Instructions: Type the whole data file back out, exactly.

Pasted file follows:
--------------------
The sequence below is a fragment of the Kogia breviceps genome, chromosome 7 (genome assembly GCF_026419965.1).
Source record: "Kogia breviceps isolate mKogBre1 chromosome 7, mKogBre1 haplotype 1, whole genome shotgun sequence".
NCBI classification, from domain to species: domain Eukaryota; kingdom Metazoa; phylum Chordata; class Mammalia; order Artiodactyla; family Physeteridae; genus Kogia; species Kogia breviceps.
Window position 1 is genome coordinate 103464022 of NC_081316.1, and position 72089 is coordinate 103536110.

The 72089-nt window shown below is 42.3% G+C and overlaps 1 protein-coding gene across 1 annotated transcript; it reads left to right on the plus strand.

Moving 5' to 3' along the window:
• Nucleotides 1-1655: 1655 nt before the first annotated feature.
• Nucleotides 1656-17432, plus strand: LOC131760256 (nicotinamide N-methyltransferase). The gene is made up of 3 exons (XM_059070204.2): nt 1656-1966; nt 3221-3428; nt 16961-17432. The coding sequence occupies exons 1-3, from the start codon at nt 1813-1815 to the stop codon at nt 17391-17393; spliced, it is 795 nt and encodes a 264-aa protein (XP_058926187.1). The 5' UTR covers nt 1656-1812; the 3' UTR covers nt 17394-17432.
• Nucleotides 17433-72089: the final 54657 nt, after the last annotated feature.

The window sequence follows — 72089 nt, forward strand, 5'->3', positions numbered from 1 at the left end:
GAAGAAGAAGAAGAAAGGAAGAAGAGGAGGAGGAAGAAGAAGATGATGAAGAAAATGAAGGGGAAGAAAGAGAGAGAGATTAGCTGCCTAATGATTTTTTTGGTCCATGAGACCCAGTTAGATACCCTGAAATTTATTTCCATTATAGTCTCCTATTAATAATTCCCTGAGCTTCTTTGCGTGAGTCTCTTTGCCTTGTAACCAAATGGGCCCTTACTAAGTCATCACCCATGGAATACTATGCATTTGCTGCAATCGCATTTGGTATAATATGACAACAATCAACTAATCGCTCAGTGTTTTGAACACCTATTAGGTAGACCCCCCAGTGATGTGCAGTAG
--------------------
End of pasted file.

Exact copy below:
The sequence below is a fragment of the Kogia breviceps genome, chromosome 7 (genome assembly GCF_026419965.1).
Source record: "Kogia breviceps isolate mKogBre1 chromosome 7, mKogBre1 haplotype 1, whole genome shotgun sequence".
NCBI classification, from domain to species: domain Eukaryota; kingdom Metazoa; phylum Chordata; class Mammalia; order Artiodactyla; family Physeteridae; genus Kogia; species Kogia breviceps.
Window position 1 is genome coordinate 103464022 of NC_081316.1, and position 72089 is coordinate 103536110.

The 72089-nt window shown below is 42.3% G+C and overlaps 1 protein-coding gene across 1 annotated transcript; it reads left to right on the plus strand.

Moving 5' to 3' along the window:
• Nucleotides 1-1655: 1655 nt before the first annotated feature.
• Nucleotides 1656-17432, plus strand: LOC131760256 (nicotinamide N-methyltransferase). The gene is made up of 3 exons (XM_059070204.2): nt 1656-1966; nt 3221-3428; nt 16961-17432. The coding sequence occupies exons 1-3, from the start codon at nt 1813-1815 to the stop codon at nt 17391-17393; spliced, it is 795 nt and encodes a 264-aa protein (XP_058926187.1). The 5' UTR covers nt 1656-1812; the 3' UTR covers nt 17394-17432.
• Nucleotides 17433-72089: the final 54657 nt, after the last annotated feature.

The window sequence follows — 72089 nt, forward strand, 5'->3', positions numbered from 1 at the left end:
GAAGAAGAAGAAGAAAGGAAGAAGAGGAGGAGGAAGAAGAAGATGATGAAGAAAATGAAGGGGAAGAAAGAGAGAGAGATTAGCTGCCTAATGATTTTTTTGGTCCATGAGACCCAGTTAGATACCCTGAAATTTATTTCCATTATAGTCTCCTATTAATAATTCCCTGAGCTTCTTTGCGTGAGTCTCTTTGCCTTGTAACCAAATGGGCCCTTACTAAGTCATCACCCATGGAATACTATGCATTTGCTGCAATCGCATTTGGTATAATATGACAACAATCAACTAATCGCTCAGTGTTTTGAACACCTATTAGGTAGACCCCCCAGTGATGTGCAGTAG